The District Court in Peck considered the language in O.R.C.A., Sec. 2329.66(A) to be clear and unambiguous. However, Ohio courts apparently have considered the language in this passage as being descriptive or directory and have refused to find that the statutory language limits the availability of state exemptions as the Peck court found. In State Savings & Loan Co. v. Parker, No. 11-162, slip op. at 3 (11th Dist.Ct.App. Nov. 11, 1986) [Available on WESTLAW, OH-CS database], the Court found the appellant was entitled to a homestead exemption without requiring an involuntary disposition of the property as the Peck court had demanded. While the mortgagee had initiated foreclosure action in Parker, all parties, including the appellant, had agreed to the sale. Id. In Daugherty v. Central Trust Co., No. CA-6747 (5th Dist.Ct.App. Jan. 27, 1986) [Available on WESTLAW, OH-CS database], the court ruled the appellee was entitled to an exemption under O.R.C.A., Sec. 2329.66(A)(13), despite the fact that the bank had failed to commence judicial procedures (i.e., garnishment, attachment, or sale) against the appellee for collection of its judgment. The bank's argument in Daugherty is very similar to the position FORD has taken in this case. The bank contended that the debtor could not claim an exemption because the bank's act of setoff did not trigger the exemption statute,
Furthermore, these Ohio appellate decisions are consistent with the construction of similar language in a prior statute by the United States District Court in In re Hewitt, 15 Ohio L.Rptr. 457 (N.D.Ohio 1917). In that case, the Court dealt with a predecessor statute of O.R.C.A., Sec. 2329.66, which was Ohio General Code, Sec. 11730, which employed similar language to that language presently under consideration. Sec. 11730 provided that "a husband answering the description of a person entitled to a homestead may hold exempt from sale on judgment or order a family homestead not exceeding One Thousand & 00/100 Dollars ($1,000.00) in value." Noted in id. at 460. Although this statute appears to restrict use of the homestead exemption to situations in which a creditor obtained a court judgment or order for sale, the court found otherwise. The court wrote:
Id. at 461, 463.
Finally, the Peck decision is contrary to the principle of statutory construction that the expression of one thing is the exclusion of another (expressio unius est exclusio alterius), commonly accepted throughout American jurisprudence. The Ohio Supreme Court recently indicated its acceptance of the principle in Montgomery Cty. Bd. of Commrs. v. Public Util. Comm., 28 Ohio St.3d 171, 175, 503 N.E.2d 167, 170 (1986). O.R.C.A. Sec. 2329.661 explicitly lists those claims to which exemptions will not apply. Since judicial liens are not specifically included in the list of excepted liens, judicial liens must necessarily be included within those liens against which exemptions may apply. Thus, it appears that Ohio courts have expanded the applicability of Ohio exemptions beyond that which is initially perceived in a reading of the statutory language.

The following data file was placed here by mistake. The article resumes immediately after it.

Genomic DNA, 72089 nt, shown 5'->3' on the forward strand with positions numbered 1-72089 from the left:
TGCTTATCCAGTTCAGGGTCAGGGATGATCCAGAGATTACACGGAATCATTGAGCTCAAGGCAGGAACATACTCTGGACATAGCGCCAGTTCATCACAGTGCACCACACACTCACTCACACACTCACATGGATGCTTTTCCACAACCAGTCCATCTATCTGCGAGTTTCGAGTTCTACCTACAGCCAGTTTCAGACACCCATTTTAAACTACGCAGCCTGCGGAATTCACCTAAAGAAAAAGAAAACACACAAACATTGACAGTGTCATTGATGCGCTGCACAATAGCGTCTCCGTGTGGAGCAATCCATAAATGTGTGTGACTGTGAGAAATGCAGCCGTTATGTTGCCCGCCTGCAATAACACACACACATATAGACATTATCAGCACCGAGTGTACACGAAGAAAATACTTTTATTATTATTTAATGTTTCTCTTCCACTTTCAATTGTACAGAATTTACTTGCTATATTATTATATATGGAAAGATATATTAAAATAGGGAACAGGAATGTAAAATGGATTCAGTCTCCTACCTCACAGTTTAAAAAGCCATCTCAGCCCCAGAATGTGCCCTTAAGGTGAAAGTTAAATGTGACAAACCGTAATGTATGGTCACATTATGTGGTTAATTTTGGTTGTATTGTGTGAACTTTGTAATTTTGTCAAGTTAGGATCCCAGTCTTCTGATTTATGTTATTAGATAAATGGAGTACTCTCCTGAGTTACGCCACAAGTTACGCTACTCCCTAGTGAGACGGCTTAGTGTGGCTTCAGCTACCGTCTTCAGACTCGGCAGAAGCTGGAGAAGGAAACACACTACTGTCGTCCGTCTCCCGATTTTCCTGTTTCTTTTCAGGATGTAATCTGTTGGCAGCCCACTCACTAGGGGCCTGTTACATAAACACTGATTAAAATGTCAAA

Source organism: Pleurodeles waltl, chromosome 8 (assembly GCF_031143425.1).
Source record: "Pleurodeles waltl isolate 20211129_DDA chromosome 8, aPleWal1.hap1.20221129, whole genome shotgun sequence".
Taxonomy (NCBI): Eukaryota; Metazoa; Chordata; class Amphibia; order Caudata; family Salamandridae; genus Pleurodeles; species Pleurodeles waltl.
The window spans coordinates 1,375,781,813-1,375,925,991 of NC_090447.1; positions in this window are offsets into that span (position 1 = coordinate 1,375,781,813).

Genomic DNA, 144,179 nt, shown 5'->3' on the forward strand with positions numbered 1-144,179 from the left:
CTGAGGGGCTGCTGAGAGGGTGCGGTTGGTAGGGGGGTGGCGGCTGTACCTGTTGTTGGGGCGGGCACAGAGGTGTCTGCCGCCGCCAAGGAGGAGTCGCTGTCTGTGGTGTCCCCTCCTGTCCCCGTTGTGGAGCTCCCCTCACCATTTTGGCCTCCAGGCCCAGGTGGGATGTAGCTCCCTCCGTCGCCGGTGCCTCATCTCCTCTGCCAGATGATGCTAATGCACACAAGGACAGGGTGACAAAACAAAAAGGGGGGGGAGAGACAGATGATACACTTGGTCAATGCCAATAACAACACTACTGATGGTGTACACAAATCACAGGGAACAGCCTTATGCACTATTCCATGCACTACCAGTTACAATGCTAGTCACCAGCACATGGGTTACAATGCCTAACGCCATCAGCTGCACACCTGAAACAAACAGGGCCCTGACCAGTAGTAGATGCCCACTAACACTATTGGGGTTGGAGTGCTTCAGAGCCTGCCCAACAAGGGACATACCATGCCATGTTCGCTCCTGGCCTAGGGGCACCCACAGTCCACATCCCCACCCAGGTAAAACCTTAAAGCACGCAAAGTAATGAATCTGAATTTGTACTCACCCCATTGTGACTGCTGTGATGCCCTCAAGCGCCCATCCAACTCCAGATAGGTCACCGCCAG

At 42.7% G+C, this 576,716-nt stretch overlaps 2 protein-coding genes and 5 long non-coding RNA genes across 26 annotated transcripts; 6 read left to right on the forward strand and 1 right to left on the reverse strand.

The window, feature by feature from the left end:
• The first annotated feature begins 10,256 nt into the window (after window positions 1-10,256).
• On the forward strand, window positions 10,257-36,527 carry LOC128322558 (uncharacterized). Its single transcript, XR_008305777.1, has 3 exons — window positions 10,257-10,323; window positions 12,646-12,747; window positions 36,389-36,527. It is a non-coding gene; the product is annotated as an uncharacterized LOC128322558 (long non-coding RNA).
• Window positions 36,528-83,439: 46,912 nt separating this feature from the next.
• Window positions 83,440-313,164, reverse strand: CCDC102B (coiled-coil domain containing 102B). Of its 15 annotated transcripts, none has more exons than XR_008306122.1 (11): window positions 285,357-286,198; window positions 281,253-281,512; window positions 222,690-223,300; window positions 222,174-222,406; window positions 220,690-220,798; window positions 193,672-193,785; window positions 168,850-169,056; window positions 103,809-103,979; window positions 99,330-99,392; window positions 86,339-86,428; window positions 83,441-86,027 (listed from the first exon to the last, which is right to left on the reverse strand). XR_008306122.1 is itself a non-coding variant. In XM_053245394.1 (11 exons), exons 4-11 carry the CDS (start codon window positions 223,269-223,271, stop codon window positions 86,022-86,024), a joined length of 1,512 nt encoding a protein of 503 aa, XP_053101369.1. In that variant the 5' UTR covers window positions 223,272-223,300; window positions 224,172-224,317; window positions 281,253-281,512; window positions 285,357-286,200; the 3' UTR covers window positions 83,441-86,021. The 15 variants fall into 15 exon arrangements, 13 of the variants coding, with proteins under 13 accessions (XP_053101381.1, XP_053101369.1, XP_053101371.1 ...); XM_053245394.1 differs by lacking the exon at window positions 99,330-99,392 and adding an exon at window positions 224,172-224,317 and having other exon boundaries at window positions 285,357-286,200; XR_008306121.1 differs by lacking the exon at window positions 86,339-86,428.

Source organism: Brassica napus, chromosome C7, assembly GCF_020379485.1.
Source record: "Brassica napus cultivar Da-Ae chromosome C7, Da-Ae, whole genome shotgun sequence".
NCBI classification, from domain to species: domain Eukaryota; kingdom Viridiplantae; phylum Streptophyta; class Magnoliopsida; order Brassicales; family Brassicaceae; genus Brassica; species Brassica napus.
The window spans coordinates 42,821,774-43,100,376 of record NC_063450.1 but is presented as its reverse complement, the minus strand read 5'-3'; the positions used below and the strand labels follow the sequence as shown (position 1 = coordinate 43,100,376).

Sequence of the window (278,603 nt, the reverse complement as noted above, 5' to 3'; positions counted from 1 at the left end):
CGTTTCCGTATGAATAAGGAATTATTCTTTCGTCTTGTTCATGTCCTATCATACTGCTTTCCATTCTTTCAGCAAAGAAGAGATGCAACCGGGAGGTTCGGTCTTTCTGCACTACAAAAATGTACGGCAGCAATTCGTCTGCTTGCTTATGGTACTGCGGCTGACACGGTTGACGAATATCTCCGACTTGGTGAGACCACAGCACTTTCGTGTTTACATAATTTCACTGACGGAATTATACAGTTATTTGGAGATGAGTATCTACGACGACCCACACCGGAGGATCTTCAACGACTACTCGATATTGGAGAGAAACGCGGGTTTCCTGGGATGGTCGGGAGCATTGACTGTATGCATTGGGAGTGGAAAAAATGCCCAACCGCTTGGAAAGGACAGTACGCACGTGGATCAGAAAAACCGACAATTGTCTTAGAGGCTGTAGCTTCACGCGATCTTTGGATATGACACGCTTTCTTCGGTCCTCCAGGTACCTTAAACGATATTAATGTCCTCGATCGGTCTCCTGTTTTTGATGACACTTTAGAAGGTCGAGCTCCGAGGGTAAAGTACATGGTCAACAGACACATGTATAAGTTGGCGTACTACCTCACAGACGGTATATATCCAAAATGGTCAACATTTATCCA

In In re Spears, 744 F.2d 1225 (6th Cir. 1984), the Sixth Circuit refused to allow the avoidance of a nonpossessory, nonpurchase-money security interest in the debtor's household goods. The Spears court wrote that "[u]nder Ohio law, a debtor may exempt only an interest in property that is not subject to any third party liens." Ohio Rev.Code Ann. Secs. 2329.66, 2329.661 (Page 1981) (sic). However, the District Court limited this language in Spears to household goods when it wrote in Buroker v. Raybourn, 61 B.R. 10 (S.D.Ohio 1986):
Even if the Debtors are generally entitled to use of the exemptions under state law, the judicial liens must impair a
For the reasons hereinbefore set forth, FORD's Objection is overruled, and the Motion of Debtors is sustained. The judicial lien of FORD impairs Debtors' homestead exemption and is avoided upon the authority of Title 11, U.S.C. Sec. 522(f)(1).